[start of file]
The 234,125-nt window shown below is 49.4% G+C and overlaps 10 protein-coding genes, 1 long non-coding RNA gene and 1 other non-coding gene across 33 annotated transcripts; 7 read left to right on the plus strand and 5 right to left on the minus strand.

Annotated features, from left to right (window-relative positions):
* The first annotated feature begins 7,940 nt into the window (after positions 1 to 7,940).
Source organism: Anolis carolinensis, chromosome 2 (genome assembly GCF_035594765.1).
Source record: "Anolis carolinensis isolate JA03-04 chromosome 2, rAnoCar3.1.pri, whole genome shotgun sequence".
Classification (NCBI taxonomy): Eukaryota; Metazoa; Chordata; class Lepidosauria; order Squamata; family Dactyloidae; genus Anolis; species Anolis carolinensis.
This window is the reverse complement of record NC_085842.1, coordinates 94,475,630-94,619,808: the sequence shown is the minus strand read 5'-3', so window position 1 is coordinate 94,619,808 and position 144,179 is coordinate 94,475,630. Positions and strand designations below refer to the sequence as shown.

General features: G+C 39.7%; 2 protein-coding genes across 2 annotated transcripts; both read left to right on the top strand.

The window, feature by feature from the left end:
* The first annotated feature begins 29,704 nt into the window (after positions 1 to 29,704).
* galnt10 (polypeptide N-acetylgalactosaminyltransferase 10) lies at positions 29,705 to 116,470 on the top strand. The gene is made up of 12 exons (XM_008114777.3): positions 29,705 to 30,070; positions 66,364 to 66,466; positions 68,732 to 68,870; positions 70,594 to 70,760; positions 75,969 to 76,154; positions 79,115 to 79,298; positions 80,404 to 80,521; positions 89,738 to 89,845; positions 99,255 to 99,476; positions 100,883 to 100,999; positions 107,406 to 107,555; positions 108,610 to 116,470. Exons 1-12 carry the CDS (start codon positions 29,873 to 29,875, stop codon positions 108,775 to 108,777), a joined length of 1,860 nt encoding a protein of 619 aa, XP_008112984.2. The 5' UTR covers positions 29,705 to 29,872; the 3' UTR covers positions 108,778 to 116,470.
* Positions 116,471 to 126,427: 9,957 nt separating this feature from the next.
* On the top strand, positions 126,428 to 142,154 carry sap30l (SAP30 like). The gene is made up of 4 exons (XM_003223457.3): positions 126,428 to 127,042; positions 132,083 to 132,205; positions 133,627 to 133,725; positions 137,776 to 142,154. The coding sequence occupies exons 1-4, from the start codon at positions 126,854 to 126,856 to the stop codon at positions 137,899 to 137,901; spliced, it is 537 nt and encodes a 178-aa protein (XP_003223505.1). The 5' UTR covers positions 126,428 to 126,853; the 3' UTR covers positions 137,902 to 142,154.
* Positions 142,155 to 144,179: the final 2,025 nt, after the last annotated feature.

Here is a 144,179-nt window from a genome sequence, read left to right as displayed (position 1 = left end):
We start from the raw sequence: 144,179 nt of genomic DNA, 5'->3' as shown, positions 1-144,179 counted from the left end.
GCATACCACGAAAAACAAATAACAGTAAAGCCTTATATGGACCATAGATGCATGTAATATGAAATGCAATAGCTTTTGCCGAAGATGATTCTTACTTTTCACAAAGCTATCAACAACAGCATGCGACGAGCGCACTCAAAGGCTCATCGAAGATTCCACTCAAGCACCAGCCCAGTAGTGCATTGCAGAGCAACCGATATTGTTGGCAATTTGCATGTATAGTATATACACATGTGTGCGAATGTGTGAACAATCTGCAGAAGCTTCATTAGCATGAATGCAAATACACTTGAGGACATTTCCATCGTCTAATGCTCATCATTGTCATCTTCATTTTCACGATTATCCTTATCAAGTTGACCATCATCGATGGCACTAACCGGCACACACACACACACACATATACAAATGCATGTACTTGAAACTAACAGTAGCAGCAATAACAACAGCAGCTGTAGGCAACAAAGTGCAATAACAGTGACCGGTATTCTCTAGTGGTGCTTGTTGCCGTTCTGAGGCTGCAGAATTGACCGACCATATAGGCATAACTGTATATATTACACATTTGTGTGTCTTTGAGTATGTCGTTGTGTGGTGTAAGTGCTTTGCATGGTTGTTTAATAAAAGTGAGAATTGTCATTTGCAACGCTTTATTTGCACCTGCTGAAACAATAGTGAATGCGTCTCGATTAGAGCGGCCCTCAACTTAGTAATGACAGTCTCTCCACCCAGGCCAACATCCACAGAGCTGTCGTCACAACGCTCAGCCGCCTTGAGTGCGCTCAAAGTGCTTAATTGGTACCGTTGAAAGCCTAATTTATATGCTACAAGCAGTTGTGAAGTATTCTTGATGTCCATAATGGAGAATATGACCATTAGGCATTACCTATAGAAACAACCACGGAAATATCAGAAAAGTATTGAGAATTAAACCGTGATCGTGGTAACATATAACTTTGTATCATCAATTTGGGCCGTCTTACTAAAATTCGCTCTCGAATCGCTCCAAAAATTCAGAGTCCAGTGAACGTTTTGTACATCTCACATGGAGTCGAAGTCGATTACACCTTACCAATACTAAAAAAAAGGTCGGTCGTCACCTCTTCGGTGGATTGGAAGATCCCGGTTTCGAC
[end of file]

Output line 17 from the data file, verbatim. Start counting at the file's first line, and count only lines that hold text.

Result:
GCATACCACGAAAAACAAATAACAGTAAAGCCTTATATGGACCATAGATGCATGTAATATGAAATGCAATAGCTTTTGCCGAAGATGATTCTTACTTTTCACAAAGCTATCAACAACAGCATGCGACGAGCGCACTCAAAGGCTCATCGAAGATTCCACTCAAGCACCAGCCCAGTAGTGCATTGCAGAGCAACCGATATTGTTGGCAATTTGCATGTATAGTATATACACATGTGTGCGAATGTGTGAACAATCTGCAGAAGCTTCATTAGCATGAATGCAAATACACTTGAGGACATTTCCATCGTCTAATGCTCATCATTGTCATCTTCATTTTCACGATTATCCTTATCAAGTTGACCATCATCGATGGCACTAACCGGCACACACACACACACACATATACAAATGCATGTACTTGAAACTAACAGTAGCAGCAATAACAACAGCAGCTGTAGGCAACAAAGTGCAATAACAGTGACCGGTATTCTCTAGTGGTGCTTGTTGCCGTTCTGAGGCTGCAGAATTGACCGACCATATAGGCATAACTGTATATATTACACATTTGTGTGTCTTTGAGTATGTCGTTGTGTGGTGTAAGTGCTTTGCATGGTTGTTTAATAAAAGTGAGAATTGTCATTTGCAACGCTTTATTTGCACCTGCTGAAACAATAGTGAATGCGTCTCGATTAGAGCGGCCCTCAACTTAGTAATGACAGTCTCTCCACCCAGGCCAACATCCACAGAGCTGTCGTCACAACGCTCAGCCGCCTTGAGTGCGCTCAAAGTGCTTAATTGGTACCGTTGAAAGCCTAATTTATATGCTACAAGCAGTTGTGAAGTATTCTTGATGTCCATAATGGAGAATATGACCATTAGGCATTACCTATAGAAACAACCACGGAAATATCAGAAAAGTATTGAGAATTAAACCGTGATCGTGGTAACATATAACTTTGTATCATCAATTTGGGCCGTCTTACTAAAATTCGCTCTCGAATCGCTCCAAAAATTCAGAGTCCAGTGAACGTTTTGTACATCTCACATGGAGTCGAAGTCGATTACACCTTACCAATACTAAAAAAAAGGTCGGTCGTCACCTCTTCGGTGGATTGGAAGATCCCGGTTTCGAC